Cities in southern Iraq have been suffering from floods since early May. The heavy rainfall was unexpected by many, and certainly wasn’t anticipated to continue for so long. In fact it comes after a significant period of drought.
According to the UN:
The Iraqi government on Tuesday 7 May 2013 declared a state of maximum alert in all its service agencies to deal with the floods that have affected several cities in southern Iraq since Sunday (5 May 2013).
The Iraqi Government requested help from UN SPIDER (“United Nations Platform for Space-based Information for Disaster Management and Emergency Response”) in obtaining satellite imagery of the flood zones from. The image below shows the Wasit region of Iraq, near to the Iran border.
“This map illustrates satellite-detected areas of flood waters in the Wasit Governorate in eastern Iraq as detected by Resourcesat-2 imagery collected on 7 May 2013. At least 70 towns and villages in the analyzed area are potentially inundated. Multiple sections of roadways are likewise potentially affected. It is likely that flood waters have been systematically underestimated in highly vegetated areas, along main river banks, within built-up urban areas, and in sparse areas of cloud shadow.”
The border province of Wasit has been hit particularly hard, as well as the province of Dhi Qar, some areas of Baghdad and also the province of Maysan. Infrastructure, crops and housing has been destroyed.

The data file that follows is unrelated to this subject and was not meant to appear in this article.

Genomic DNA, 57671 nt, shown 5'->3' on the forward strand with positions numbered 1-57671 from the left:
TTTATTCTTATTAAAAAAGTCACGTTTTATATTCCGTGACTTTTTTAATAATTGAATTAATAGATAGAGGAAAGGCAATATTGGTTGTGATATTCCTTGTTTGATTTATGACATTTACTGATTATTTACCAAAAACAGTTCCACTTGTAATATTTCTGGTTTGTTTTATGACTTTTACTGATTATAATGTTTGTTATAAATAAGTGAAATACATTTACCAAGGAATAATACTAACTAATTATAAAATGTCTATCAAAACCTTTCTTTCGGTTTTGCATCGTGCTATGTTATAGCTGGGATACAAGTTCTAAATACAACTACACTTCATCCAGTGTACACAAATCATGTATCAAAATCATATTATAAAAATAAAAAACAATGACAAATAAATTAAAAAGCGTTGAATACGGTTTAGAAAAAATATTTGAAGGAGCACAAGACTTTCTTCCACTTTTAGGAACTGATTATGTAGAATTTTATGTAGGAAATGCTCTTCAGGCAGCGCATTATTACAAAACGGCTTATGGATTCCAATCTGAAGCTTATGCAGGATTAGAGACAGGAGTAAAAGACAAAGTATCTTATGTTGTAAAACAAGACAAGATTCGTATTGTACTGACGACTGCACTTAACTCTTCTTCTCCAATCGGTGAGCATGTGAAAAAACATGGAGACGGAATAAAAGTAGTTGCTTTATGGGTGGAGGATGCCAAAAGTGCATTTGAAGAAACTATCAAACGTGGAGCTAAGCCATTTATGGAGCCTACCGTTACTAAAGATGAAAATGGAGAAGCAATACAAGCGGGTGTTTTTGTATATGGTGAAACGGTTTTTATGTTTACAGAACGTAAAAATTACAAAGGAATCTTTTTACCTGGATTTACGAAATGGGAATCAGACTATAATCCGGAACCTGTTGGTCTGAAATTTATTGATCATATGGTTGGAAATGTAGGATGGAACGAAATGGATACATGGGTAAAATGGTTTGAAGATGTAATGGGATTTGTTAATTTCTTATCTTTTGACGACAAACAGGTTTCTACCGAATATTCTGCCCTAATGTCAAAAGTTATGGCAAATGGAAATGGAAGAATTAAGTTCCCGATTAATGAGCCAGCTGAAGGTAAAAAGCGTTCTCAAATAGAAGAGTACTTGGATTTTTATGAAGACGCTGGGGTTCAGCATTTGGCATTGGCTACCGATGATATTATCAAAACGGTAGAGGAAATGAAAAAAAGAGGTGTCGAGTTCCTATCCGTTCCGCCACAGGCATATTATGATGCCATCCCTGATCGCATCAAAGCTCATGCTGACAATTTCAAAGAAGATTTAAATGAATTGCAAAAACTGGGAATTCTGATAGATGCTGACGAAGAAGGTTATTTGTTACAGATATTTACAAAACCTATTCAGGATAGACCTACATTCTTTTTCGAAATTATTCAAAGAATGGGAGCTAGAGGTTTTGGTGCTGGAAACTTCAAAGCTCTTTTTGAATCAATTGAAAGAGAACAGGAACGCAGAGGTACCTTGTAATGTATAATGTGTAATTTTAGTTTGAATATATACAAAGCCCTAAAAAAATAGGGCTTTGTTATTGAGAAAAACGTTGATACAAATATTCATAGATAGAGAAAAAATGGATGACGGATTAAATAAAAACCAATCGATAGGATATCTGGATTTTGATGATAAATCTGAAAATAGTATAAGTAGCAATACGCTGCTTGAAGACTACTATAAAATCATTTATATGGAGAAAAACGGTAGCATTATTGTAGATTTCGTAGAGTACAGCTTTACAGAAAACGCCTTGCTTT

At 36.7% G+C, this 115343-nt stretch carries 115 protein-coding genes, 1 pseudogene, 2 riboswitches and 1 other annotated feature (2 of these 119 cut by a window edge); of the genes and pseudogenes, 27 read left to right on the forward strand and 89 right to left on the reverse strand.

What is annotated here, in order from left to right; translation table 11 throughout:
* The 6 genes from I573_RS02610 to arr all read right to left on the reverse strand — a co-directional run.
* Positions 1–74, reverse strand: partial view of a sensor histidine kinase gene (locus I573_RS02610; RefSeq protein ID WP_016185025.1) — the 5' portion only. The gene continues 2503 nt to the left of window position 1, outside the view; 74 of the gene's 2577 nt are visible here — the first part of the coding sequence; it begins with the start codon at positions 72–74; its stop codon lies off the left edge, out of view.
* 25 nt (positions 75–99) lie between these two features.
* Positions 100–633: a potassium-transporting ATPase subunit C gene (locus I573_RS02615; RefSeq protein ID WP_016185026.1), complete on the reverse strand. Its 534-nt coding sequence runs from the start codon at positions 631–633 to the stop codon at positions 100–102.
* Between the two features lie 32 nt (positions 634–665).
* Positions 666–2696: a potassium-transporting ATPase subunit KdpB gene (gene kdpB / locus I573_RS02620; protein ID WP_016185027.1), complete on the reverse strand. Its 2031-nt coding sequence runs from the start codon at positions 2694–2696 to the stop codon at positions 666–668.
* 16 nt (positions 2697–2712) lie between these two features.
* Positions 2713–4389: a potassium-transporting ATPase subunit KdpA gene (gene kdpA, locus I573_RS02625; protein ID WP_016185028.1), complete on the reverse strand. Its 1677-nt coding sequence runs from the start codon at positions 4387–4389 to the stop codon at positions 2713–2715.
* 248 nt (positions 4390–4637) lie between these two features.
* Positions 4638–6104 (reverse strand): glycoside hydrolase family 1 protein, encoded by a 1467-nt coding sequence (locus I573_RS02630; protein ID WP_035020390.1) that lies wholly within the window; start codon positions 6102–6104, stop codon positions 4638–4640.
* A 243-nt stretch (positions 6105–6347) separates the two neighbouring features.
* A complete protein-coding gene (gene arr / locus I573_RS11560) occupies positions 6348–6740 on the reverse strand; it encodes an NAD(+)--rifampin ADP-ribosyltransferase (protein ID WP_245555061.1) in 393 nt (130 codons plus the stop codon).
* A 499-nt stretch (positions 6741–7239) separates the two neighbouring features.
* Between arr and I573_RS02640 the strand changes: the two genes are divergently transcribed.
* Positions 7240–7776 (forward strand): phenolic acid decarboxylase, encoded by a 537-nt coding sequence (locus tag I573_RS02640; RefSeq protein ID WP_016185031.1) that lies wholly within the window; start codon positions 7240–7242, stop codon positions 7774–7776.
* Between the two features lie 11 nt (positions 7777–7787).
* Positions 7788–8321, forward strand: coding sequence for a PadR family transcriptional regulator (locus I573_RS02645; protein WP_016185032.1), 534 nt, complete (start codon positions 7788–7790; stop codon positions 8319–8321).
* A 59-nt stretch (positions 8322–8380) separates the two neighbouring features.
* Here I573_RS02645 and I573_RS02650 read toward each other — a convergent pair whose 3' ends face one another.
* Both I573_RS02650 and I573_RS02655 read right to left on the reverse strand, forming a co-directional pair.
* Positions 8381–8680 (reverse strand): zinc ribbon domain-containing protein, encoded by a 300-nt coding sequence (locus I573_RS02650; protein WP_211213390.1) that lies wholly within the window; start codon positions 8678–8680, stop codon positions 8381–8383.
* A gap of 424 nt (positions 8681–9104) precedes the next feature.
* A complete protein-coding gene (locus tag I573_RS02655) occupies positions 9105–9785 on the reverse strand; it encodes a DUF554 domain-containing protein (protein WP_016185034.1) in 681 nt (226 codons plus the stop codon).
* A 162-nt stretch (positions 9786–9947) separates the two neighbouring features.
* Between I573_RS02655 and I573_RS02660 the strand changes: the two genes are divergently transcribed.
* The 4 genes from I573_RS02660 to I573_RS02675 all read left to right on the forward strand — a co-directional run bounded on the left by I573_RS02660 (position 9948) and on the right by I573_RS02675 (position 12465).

Iraqi infrastructure seems equally as unable to deal with the flooding as it was in February when Baghdad and other regions were hit by severe floods.
According to Al Monitor:
In a bid to meet the challenges of this natural disaster, the council of ministers allowed military helicopters to assist the evacuation process from the distressed towns.
While the Iraqi Ministry of Water Resources affirmed that dams are set to contain the unexpected downpour, officials in the township of Sheikh Saad announced that a joint dam with the province of Maysan collapsed due to the floods, amid warnings that dozens of towns might become submerged.
However, help is at hand for farmers who may have lost their livelihood. The Ministry of Agriculture in Iraq has begun efforts to help farmers in the affected areas and has set up a damage-indemnity committee in order to help find some compensation for those farmers affected by the floods.
Floods from the heavy rainfall have been made worse in those towns and cities situated near the mountainous regions of Iran. For example, the city of Kut, the capital of the Wasit province, has suffered from flooding coming directly from the Iranian highlands. According to the Iarqi red Crescent, 4 people have been killed as a result of floods, where their house collapsed. They also reported that 50 houses collapsed and 248 families were hurt in Wasit and Maysan.